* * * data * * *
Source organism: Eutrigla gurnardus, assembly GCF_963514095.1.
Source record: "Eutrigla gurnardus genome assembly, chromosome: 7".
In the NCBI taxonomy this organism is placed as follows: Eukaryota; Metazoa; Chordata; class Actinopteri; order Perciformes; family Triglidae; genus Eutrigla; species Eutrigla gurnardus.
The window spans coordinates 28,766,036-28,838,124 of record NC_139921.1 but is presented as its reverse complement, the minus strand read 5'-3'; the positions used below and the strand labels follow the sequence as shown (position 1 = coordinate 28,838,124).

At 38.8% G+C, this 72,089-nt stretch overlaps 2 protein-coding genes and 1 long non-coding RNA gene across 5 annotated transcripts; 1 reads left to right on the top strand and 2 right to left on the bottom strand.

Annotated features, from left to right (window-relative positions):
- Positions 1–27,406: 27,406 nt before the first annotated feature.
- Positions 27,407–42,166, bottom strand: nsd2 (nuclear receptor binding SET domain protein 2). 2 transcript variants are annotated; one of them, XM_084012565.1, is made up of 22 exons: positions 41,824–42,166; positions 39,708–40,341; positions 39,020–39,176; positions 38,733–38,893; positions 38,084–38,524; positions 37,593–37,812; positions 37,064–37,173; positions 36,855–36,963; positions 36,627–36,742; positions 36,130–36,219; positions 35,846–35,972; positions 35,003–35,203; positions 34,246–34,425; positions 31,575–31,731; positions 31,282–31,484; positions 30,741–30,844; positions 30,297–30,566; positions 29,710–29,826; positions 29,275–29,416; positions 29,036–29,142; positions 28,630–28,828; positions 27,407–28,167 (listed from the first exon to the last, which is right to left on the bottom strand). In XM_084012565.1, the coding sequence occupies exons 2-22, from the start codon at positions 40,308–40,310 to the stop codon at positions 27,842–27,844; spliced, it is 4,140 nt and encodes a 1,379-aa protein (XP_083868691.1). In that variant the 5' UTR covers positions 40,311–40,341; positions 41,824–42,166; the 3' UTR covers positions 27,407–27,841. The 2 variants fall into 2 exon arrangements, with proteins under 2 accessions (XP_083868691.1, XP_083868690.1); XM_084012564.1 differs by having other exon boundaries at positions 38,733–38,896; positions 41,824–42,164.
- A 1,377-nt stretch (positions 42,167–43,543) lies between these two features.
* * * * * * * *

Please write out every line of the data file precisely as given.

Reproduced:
Source organism: Eutrigla gurnardus, assembly GCF_963514095.1.
Source record: "Eutrigla gurnardus genome assembly, chromosome: 7".
In the NCBI taxonomy this organism is placed as follows: Eukaryota; Metazoa; Chordata; class Actinopteri; order Perciformes; family Triglidae; genus Eutrigla; species Eutrigla gurnardus.
The window spans coordinates 28,766,036-28,838,124 of record NC_139921.1 but is presented as its reverse complement, the minus strand read 5'-3'; the positions used below and the strand labels follow the sequence as shown (position 1 = coordinate 28,838,124).

At 38.8% G+C, this 72,089-nt stretch overlaps 2 protein-coding genes and 1 long non-coding RNA gene across 5 annotated transcripts; 1 reads left to right on the top strand and 2 right to left on the bottom strand.

Annotated features, from left to right (window-relative positions):
- Positions 1–27,406: 27,406 nt before the first annotated feature.
- Positions 27,407–42,166, bottom strand: nsd2 (nuclear receptor binding SET domain protein 2). 2 transcript variants are annotated; one of them, XM_084012565.1, is made up of 22 exons: positions 41,824–42,166; positions 39,708–40,341; positions 39,020–39,176; positions 38,733–38,893; positions 38,084–38,524; positions 37,593–37,812; positions 37,064–37,173; positions 36,855–36,963; positions 36,627–36,742; positions 36,130–36,219; positions 35,846–35,972; positions 35,003–35,203; positions 34,246–34,425; positions 31,575–31,731; positions 31,282–31,484; positions 30,741–30,844; positions 30,297–30,566; positions 29,710–29,826; positions 29,275–29,416; positions 29,036–29,142; positions 28,630–28,828; positions 27,407–28,167 (listed from the first exon to the last, which is right to left on the bottom strand). In XM_084012565.1, the coding sequence occupies exons 2-22, from the start codon at positions 40,308–40,310 to the stop codon at positions 27,842–27,844; spliced, it is 4,140 nt and encodes a 1,379-aa protein (XP_083868691.1). In that variant the 5' UTR covers positions 40,311–40,341; positions 41,824–42,166; the 3' UTR covers positions 27,407–27,841. The 2 variants fall into 2 exon arrangements, with proteins under 2 accessions (XP_083868691.1, XP_083868690.1); XM_084012564.1 differs by having other exon boundaries at positions 38,733–38,896; positions 41,824–42,164.
- A 1,377-nt stretch (positions 42,167–43,543) lies between these two features.